From eLearning Industry by Li Whybrow
What Is A Learning Portal?
A learning portal is a gateway to all the courses, resources, and instruments that facilitate teaching and learning. Technically speaking, it’s a website that acts as a repository for teaching and learning materials. It’s a place where you store all your documents, podcasts, videos, presentations, and so on.
Learning portals can also include applications that facilitate communication: Discussion forums, messaging services, email, calendars, and so on. In its simplest form, a learning portal can be a shop-front where your learners can discover or be assigned content. In its complex form, a portal can be an ecosystem for managing all teaching and learning.
Whether simple or complex, a learning portal must:
- Let your learners get into the system and keep out those who aren’t registered.
- Provide easy routes for learners to navigate through the content. You don’t want your learners stepping over pools of alligators or having to pass through cages of lions along the way!
With that in mind, here are 7 points to consider when selecting a learning portal.
1. Learning Portals must personalize the learning journey.
One size no longer fits all. The key to a successful modern-day learning strategy is to move away from the sheep-dip and toward the shop-front model. A learning portal is the most effective means by which today’s learner can get to content that’s relevant to them and their organization.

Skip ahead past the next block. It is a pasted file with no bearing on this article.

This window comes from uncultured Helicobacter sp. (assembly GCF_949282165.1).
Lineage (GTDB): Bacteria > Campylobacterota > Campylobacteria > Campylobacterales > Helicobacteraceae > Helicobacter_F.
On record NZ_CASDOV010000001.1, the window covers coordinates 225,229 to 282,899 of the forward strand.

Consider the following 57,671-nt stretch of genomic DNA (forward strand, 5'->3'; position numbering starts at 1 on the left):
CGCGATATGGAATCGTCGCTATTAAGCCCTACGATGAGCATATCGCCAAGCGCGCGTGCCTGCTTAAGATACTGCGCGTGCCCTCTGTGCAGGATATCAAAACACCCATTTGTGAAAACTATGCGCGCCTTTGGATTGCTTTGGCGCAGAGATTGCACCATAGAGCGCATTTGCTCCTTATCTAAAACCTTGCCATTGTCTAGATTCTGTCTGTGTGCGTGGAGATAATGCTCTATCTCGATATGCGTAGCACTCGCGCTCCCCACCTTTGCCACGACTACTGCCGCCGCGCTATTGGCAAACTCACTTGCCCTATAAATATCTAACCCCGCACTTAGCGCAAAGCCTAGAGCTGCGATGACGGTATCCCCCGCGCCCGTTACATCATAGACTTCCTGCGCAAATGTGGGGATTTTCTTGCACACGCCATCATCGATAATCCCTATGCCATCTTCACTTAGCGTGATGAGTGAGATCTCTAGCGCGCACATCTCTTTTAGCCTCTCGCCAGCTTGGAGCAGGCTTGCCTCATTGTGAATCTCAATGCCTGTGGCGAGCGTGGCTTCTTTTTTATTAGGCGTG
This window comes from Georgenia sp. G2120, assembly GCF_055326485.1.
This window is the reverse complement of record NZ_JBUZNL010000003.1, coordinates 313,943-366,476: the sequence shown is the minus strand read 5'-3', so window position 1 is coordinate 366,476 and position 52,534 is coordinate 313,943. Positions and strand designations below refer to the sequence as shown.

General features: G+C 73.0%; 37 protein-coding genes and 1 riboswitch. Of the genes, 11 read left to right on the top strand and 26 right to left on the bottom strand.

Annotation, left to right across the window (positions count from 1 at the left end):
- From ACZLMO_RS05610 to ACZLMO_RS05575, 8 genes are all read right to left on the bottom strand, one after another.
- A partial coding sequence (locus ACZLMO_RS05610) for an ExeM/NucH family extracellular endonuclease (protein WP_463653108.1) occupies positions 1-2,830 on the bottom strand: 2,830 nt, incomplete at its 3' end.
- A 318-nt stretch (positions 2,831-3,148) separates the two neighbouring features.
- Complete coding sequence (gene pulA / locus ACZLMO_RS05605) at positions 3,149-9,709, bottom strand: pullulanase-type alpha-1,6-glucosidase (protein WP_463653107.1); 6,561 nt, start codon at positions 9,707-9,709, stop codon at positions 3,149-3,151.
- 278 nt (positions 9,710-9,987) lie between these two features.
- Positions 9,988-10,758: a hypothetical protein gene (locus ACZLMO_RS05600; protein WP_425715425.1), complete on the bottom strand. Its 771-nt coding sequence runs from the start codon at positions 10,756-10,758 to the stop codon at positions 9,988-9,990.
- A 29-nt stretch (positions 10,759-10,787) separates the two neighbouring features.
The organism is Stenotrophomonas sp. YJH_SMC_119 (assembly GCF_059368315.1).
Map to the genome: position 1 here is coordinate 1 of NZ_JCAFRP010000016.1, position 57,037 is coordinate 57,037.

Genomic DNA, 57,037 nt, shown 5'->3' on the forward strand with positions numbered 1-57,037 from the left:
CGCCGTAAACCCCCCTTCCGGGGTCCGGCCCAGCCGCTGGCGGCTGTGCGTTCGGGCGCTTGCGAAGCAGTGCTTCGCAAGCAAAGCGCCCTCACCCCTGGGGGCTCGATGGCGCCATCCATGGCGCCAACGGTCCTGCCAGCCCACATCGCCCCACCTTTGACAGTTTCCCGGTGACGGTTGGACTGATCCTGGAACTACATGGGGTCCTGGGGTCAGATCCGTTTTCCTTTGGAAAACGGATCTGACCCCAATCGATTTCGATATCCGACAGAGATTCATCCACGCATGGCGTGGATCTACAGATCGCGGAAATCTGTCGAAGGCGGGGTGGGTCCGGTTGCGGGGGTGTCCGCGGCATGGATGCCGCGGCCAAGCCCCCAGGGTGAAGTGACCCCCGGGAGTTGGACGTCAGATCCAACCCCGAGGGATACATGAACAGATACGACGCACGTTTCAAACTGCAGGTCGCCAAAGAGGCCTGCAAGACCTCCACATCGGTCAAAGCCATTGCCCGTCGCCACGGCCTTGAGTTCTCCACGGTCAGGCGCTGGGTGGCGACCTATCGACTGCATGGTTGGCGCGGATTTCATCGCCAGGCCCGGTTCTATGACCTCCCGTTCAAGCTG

To make your portal as flexible as possible, you need to keep each piece of content disaggregated and chunked into small discernible parts. Why? Because this makes it easier for you to create a variety of courses or programs.
For example, imagine you have a minute of really good video that helps explain a new product. By keeping it small, you can provide it as a stand-alone object in your library of content (even if it’s also included in a longer eLearning module). This provides your learners with additional options for accessing content that’s of interest to them.
2. Learning Portals must make content “discoverable”.
This is one of the most difficult things to achieve. A learning portal, by its very definition, needs to make it easy to access content quickly. Portals need to provide multiple routes to content, and they need recommendation systems that suggest content that is relevant to learners.
A great way to achieve this is to embrace the “like/dislike” feature that is popular on social media sites. By asking learners to recommend (or like) content, the content can be organized in such a way that it suits the learners.
3. Learning Portals must be flexible.
Large or diverse organizations need a learning portal that offers sufficient flexibility to customize the learning journey and to customize the look and feel of the learning environment. Different departments have different needs and wants, so it’s important for large organizations to find a solution that offers flexibility.
You may also have experts who want to manage their own learning resources. In this instance, look for a tool that gives you design control so you can structure how the content is presented.